• To be Russian was to be pessimistic; to be Soviet was to be optimistic. That was why the words Soviet Russia were a contradiction in terms. Power had never understood this. It thought that if you killed off enough of the population, and fed the rest a diet of propaganda and terror, then optimism would result
  • He was an anxious man, and aware that anxiety makes people egotistical and bad company
  • He explained to Maxim at an early age that you preceded a woman upstairs but followed her downstairs
  • he did not train his body; he merely inhabited it
  • He could always work, regardless of chaos and discomfort around him. This was his salvation
  • But those who understood how religion – and therefore Power – operated would have known better. The sinner might have been rehabilitated, but this did not mean that the sin itself had been expunged from the face of the earth; far from it.
  • It was the view of those at the highest level that Dmitri Dmitrievich Shostakovich was not a lost cause, and capable, if properly directed, of writing clear, realistic music
  • Of course, Russia had known tyrants before; that was why irony was so well developed here
  • In an ideal world, a young man should not be an ironical person. At that age, irony prevents growth, stunts the imagination.
  • But irony – perhaps, sometimes, so he hoped – might enable you to preserve what you valued, even as the noise of time became loud enough to knock out window-panes. What did he value? Music, his family, love. Love, his family, music. The order of importance was liable to change. Could irony protect his music? In so far as music remained a secret language which allowed you to smuggle things past the wrong ears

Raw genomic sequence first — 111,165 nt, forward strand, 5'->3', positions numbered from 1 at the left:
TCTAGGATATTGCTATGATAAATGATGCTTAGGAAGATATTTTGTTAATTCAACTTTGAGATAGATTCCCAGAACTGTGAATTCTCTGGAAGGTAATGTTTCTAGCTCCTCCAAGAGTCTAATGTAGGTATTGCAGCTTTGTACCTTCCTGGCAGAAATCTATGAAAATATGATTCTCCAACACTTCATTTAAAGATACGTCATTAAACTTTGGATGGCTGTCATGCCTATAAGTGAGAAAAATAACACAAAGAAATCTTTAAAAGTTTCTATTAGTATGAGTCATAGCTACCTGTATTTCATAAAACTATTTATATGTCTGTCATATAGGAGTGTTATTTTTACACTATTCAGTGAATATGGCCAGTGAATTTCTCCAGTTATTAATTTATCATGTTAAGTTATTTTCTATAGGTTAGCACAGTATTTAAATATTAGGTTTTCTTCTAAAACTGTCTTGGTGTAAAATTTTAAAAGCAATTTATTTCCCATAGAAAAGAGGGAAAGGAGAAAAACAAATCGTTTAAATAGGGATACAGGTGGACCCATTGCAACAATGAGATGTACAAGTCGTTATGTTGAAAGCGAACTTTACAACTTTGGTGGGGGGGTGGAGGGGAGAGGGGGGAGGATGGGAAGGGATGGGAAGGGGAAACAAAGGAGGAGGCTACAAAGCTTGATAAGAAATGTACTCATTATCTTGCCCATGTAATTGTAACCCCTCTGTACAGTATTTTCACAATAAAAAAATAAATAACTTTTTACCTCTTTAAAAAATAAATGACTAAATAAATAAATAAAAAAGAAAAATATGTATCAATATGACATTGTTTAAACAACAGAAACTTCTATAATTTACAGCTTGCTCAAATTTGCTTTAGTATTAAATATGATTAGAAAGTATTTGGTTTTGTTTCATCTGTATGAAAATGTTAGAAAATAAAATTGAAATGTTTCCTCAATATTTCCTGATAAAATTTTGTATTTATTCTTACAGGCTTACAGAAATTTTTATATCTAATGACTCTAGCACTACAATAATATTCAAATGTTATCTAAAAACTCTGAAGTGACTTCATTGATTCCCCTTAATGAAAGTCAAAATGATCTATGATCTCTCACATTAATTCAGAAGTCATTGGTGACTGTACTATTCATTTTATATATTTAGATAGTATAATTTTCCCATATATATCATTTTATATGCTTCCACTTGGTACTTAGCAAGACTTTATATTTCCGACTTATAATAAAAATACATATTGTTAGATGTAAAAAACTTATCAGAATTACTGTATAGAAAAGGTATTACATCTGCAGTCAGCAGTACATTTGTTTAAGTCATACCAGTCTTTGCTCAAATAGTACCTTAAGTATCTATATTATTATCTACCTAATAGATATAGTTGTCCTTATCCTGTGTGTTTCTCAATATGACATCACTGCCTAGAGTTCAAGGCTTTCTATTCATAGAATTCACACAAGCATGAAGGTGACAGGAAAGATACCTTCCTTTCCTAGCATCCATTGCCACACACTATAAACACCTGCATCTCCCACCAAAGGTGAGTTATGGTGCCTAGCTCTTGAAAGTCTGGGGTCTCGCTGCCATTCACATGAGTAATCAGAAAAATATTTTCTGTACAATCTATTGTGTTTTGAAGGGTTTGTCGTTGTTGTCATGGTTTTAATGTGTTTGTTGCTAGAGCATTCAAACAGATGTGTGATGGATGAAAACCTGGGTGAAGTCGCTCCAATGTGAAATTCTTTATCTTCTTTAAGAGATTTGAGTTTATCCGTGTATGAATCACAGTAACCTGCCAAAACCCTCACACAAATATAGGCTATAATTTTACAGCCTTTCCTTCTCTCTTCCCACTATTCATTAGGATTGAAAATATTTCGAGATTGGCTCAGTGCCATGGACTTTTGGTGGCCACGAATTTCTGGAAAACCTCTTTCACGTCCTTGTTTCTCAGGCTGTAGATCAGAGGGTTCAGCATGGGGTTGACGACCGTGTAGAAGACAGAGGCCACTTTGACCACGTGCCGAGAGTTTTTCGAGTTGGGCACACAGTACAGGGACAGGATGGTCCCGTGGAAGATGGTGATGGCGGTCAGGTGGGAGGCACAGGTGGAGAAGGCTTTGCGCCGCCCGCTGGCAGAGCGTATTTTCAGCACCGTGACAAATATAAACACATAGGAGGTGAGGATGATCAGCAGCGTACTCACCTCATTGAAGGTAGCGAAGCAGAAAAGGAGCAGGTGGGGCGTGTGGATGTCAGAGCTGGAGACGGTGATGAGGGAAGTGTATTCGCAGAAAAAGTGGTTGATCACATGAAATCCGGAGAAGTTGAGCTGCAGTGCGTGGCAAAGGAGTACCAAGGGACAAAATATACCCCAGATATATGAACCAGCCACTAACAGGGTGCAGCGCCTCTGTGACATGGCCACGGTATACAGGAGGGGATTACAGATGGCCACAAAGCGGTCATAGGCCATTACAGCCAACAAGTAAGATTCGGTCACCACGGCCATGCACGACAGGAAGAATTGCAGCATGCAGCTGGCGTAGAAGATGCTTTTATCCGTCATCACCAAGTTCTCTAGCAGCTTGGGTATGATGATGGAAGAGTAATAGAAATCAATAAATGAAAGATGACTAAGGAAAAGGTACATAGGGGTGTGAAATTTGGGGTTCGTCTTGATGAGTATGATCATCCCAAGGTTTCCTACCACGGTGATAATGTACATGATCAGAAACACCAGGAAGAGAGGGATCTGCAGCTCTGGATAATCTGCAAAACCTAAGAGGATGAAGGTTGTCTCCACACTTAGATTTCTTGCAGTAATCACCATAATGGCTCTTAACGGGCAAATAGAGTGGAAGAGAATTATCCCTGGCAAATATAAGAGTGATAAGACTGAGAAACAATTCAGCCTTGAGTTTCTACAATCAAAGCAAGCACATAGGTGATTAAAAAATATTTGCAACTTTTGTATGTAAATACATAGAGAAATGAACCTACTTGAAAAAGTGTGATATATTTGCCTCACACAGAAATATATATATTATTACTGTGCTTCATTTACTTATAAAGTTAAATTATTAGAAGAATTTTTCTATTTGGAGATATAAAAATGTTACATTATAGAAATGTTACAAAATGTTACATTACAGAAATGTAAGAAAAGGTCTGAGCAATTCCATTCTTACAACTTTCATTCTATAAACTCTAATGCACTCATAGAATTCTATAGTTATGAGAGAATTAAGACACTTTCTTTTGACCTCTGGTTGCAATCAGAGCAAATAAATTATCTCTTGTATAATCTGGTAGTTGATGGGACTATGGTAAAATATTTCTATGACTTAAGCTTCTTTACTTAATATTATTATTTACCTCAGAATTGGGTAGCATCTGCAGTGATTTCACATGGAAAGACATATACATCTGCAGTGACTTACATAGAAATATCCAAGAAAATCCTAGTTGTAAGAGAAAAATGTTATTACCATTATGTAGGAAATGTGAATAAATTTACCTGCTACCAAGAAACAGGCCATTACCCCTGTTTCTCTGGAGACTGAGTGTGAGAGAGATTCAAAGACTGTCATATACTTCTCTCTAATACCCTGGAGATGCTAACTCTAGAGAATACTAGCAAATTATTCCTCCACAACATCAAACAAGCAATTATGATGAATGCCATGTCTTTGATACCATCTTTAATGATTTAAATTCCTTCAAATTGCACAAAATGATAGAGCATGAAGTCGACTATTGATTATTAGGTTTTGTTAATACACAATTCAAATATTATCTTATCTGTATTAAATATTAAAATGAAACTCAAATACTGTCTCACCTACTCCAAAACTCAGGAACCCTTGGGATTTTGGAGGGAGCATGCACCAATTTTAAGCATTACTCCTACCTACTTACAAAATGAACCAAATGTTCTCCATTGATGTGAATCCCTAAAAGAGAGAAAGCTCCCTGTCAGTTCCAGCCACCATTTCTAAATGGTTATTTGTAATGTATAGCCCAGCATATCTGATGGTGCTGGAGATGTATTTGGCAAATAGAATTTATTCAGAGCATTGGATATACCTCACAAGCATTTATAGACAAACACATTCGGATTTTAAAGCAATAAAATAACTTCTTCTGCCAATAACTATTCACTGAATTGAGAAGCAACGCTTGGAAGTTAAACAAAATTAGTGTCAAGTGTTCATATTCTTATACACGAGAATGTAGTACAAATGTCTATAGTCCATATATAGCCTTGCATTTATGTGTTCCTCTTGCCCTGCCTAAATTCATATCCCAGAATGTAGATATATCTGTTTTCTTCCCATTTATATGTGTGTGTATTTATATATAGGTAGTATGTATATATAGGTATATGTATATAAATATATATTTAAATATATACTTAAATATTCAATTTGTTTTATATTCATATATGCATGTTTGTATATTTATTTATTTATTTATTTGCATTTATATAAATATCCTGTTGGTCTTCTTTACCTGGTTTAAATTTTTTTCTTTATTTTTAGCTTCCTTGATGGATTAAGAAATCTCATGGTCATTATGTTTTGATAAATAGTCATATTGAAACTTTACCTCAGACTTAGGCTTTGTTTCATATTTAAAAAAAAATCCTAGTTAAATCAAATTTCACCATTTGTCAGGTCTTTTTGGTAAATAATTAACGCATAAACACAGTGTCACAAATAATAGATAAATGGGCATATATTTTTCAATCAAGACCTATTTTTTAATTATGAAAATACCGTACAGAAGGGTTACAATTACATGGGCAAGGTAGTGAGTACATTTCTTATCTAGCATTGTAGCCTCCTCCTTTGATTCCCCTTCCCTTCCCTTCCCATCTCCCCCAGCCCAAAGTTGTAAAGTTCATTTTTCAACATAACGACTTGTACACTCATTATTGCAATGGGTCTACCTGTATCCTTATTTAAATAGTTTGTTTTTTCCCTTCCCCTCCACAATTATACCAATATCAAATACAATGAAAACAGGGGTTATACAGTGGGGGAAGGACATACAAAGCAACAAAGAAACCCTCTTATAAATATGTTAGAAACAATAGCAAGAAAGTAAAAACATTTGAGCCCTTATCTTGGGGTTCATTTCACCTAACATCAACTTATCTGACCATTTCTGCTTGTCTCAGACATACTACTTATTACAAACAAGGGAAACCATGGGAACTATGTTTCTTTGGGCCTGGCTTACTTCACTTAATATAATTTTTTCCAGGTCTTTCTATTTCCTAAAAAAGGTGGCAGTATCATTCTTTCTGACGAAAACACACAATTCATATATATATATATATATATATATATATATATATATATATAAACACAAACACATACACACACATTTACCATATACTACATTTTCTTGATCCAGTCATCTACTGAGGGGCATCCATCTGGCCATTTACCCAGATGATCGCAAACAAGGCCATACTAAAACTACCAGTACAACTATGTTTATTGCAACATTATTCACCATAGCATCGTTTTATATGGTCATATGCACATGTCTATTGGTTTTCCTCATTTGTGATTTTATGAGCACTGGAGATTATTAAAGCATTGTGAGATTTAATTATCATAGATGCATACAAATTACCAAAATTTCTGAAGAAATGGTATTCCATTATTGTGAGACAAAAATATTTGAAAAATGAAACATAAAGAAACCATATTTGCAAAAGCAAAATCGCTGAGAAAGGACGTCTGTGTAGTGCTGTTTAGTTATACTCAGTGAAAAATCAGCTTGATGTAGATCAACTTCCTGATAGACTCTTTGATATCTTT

• When you chop wood, the chips fly: that’s what the builders of socialism liked to say. Yet what if you found, when you laid down your axe, that you had reduced the whole timberyard to nothing but chips?
  • Art is the whisper of history, heard above the noise of time
  • all untrue definitions of art ascribe to it a specific function.
  • cats who sharpened their claws on his soul
  • He read the Friday speech in a fast, uninflected gabble, reinforcing the fact that he was quite unfamiliar with the text. He carried straight on over punctuation marks as if they did not exist, pausing neither for effect nor reaction. This has absolutely nothing to do with me, his manner insisted
  • What mattered was not so much whether a particular story was factually true, but rather, what it signified. Though it was also the case that the more a story circulated, the truer it became.
  • The poem ended by marking the difference between ambition and artistic truthfulness: I shall therefore pursue my career By trying not to pursue one.